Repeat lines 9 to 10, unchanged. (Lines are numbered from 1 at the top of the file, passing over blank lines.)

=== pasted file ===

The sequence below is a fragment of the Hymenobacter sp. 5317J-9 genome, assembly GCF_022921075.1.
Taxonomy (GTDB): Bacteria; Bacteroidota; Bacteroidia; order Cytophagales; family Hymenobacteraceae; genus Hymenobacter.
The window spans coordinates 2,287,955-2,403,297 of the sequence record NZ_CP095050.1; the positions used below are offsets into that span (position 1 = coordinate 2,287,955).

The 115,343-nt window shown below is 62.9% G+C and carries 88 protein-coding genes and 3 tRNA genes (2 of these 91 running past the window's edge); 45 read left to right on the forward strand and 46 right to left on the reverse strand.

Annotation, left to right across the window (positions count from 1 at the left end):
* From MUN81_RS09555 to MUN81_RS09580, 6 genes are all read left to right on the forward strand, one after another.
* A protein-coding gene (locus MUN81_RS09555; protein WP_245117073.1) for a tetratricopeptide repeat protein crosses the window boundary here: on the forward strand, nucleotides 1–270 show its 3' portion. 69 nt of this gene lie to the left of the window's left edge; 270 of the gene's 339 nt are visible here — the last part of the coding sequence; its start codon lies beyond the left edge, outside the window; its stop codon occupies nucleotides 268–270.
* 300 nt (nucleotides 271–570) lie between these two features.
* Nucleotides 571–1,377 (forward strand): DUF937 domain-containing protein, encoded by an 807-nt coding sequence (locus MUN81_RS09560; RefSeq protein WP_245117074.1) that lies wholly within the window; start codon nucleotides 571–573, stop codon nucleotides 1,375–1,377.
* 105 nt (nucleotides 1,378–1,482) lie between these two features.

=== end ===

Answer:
* Nucleotides 571–1,377 (forward strand): DUF937 domain-containing protein, encoded by an 807-nt coding sequence (locus MUN81_RS09560; RefSeq protein WP_245117074.1) that lies wholly within the window; start codon nucleotides 571–573, stop codon nucleotides 1,375–1,377.
* 105 nt (nucleotides 1,378–1,482) lie between these two features.